and then made to inherit from L<Exporter|Exporter>.  Modules
that don't want L<strict|strict> are free to unimport it with

Here are the methods that can be overridden

=over 5

=item B<decide_version>

This method takes the class being versioned and returns the
class that should implement it.  The default implementation
prepends "Prod::" or "Devel::" depending on the value of
C<$ENV{IS_PROD}>.  This is convenient for people who develop in
a development branch and regularly cut that over to production.

Should you set up a custom version, carefully consider how you
will manage it.  Mixing multiple versions of the same module
is a considerable increase in complexity, so pick a scheme that
you are confident you can manage.

=item B<inherit_version>

This method takes the class being versioned and the version
chosen, and returns what I<@ISA> should be for that class.  By
default this returns C<("Versioner", $implementation)>.

=head2 Applicability of L<Exporter|Exporter>

Aside from the detail that the implementation should not
declare its  own package or load and inherit from
L<Exporter|Exporter>, this loading mechanism should be totally
transparent.  You can even define your own custom C<import>
methods and they will not see the loading.  But if you do that
you will probably want to call C<export_to_level> with:

  __PACKAGE__->export_to_level($level, @what);

so that you can avoid specifying the package anywhere in the

You should be able to convert the versioned implementation into
an equivalent module by adding the right package declaration,
putting in C<use strict>, and appending C<Exporter> to C<@ISA>.
(Declaring it if need be.)  The only catch should be that the
versioned module will inherit C<decide_version> and
C<inherit_version> from this module.


=head1 BUGS

L<Versioner|Versioner> has a number of limitations.  The
primary one is that it will not work properly if the
implementations declare their own package, nor can it easily
test for that.  Secondly it can only version pure Perl modules.
You are on your own for xsubs.  A third problem is that while
you can load a different implementation over an old one, it
does not try to unload the previous one.  Finally loading a
different implementation over an old can cause warnings.  The
following custom import method will solve that:

  sub import {
      local $^W;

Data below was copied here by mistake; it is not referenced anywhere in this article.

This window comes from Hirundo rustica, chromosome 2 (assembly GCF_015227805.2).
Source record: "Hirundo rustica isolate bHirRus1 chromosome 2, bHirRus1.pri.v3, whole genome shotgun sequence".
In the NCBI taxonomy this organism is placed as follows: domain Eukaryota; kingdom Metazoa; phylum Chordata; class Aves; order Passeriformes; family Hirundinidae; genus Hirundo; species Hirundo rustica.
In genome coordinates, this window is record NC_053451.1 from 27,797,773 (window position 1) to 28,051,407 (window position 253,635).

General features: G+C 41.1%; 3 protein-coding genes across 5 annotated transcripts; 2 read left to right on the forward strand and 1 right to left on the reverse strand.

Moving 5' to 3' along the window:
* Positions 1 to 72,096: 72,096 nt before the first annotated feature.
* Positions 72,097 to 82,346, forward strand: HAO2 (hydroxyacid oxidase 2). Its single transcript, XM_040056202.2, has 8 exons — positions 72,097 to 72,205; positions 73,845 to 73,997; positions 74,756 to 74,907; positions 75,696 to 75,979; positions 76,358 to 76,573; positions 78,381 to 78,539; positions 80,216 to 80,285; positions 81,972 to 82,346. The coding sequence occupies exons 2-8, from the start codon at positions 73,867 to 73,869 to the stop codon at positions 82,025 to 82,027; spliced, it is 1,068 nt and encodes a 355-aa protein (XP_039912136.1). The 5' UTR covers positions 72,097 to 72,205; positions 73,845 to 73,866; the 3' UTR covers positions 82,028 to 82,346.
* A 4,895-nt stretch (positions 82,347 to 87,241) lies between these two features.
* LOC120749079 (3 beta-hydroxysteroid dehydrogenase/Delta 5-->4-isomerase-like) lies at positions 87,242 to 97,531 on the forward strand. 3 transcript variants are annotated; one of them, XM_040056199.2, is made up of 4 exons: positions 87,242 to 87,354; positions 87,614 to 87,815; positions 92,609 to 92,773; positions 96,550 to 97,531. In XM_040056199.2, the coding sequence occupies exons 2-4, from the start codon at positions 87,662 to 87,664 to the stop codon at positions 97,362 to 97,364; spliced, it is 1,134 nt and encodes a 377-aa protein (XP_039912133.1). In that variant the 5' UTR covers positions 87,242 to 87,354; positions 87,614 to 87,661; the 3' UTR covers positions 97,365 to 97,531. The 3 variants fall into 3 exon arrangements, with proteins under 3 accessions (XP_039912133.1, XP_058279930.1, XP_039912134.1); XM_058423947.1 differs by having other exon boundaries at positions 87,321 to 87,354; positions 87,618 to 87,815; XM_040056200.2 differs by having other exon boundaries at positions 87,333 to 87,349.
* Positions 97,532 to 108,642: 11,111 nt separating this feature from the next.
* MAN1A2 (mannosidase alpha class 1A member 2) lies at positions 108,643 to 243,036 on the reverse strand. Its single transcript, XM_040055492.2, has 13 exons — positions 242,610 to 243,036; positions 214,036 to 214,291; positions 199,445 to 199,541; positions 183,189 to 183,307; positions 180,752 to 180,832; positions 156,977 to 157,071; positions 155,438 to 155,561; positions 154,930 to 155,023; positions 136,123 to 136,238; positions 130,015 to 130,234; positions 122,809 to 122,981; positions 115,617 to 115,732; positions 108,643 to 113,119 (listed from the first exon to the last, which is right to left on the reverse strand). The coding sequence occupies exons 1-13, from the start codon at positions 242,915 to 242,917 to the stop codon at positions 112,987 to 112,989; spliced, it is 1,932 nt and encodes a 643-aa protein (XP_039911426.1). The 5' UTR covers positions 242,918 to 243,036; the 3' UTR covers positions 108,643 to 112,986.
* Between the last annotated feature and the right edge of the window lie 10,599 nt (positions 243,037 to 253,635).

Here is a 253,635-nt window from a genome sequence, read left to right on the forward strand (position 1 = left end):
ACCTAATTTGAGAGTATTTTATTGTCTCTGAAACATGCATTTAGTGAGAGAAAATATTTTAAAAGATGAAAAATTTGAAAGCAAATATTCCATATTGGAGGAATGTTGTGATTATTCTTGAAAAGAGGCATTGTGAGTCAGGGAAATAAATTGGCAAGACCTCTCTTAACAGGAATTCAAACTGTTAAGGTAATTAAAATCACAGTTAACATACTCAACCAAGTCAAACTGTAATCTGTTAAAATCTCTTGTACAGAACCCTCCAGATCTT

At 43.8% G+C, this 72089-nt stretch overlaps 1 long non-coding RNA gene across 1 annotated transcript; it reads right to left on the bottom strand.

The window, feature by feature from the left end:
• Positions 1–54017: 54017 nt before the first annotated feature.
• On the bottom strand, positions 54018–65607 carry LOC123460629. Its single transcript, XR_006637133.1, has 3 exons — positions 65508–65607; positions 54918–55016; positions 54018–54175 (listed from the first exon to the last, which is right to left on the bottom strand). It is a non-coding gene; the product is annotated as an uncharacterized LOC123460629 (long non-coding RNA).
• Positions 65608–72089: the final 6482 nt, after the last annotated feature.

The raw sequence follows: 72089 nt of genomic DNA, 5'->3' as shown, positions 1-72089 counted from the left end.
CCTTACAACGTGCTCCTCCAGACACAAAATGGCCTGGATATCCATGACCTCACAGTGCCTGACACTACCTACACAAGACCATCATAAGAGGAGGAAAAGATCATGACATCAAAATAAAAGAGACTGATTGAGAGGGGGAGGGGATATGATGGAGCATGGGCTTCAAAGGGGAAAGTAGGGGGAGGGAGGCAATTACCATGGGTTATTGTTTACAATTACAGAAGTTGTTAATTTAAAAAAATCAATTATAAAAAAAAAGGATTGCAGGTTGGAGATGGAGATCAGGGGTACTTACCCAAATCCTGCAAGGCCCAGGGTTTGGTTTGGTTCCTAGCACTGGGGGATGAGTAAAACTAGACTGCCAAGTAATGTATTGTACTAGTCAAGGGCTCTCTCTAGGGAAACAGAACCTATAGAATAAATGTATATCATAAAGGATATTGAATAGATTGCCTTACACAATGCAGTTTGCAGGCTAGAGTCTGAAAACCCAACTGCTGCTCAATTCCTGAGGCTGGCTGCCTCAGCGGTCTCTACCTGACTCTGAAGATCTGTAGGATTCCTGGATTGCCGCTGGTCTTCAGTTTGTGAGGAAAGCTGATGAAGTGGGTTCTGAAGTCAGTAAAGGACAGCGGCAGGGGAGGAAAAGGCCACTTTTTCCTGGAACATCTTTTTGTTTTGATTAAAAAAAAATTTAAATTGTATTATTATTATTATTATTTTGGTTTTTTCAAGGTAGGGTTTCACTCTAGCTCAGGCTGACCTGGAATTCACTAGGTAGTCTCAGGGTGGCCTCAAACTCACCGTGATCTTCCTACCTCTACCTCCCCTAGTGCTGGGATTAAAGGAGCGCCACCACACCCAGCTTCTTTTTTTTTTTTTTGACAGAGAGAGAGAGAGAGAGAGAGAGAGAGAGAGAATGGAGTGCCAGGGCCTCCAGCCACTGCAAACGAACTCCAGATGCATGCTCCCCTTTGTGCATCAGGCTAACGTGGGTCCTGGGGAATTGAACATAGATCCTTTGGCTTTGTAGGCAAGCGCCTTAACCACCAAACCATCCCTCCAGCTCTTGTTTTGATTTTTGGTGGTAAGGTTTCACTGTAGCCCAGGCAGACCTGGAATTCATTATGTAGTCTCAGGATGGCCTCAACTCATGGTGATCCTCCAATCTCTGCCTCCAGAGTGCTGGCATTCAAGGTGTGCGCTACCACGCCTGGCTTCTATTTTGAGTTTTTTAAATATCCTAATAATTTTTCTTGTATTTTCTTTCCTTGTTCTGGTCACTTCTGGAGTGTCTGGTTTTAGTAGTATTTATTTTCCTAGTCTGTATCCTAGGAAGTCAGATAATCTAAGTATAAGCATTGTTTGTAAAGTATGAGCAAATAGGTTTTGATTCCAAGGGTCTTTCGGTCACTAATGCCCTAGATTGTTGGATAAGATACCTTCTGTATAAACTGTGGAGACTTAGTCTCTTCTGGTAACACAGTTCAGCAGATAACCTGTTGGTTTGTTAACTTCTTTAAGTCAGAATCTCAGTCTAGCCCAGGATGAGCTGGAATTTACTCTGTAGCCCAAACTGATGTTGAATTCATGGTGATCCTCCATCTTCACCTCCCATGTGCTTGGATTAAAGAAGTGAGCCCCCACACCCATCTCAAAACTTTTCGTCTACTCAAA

__PACKAGE__->export_to_level(1, @_);

However using this can slow the loading process, particuarly
for OO modules that didn't plan to import anything.  Also no
easy way presents itself to locally turn warnings off while
having the versioning completely transparent to the


Copyright 2000 by Ben Tilly.  All rights reserved.

This module is free software; you can redistribute it under
the same terms as Perl itself.

Address bug reports and comments to

Replies are listed 'Best First'.
RE (tilly) 1: Versioned modules
by tilly (Archbishop) on Oct 13, 2000 at 18:45 UTC
    I did a bit of cleanup. I did not follow tye's suggestion because from both my reading of p5p and from my own tests, using "/" as a directory separator works portably. It might not look pretty, but it works.

    The biggest improvement is that you automatically are going to inherit correctly. My new test script is:

    #! /usr/bin/perl # See comments in Versioning about warnings use strict; require versioned_module; tst(0); tst(1); tst(0); tst(1); sub tst { $ENV{IS_PROD} = shift; import versioned_module("report_version"); report_version("Procedural"); report_version versioned_module("OO"); }
    and the versioned modules look like:
    use vars qw(@EXPORT_OK); @EXPORT_OK = qw(report_version); sub report_version { my $arg = pop(); my $ver = __PACKAGE__; print "Got version $ver through $arg interface\n"; }
(tye)RE: Versioned modules
by tye (Sage) on Oct 13, 2000 at 17:27 UTC

    Not all versions of Perl use "/" for a directory separator. Please use File::Spec to construct your file specification.

            - tye (but my friends call me "Tye")
      All versions that I have available understand "/" for a directory separator, and that includes an archaic version of ActiveState.

      Not all versions that I can find on machines around here have File::Spec installed. (Exceptions, an old machine with 5.004_04, and the aforementioned archaic version of ActiveState.)

      Therefore for me constructing the filename with "/" is more portable than using File::Spec and catfile. However I only tested on Windows NT, Linux, and Solaris.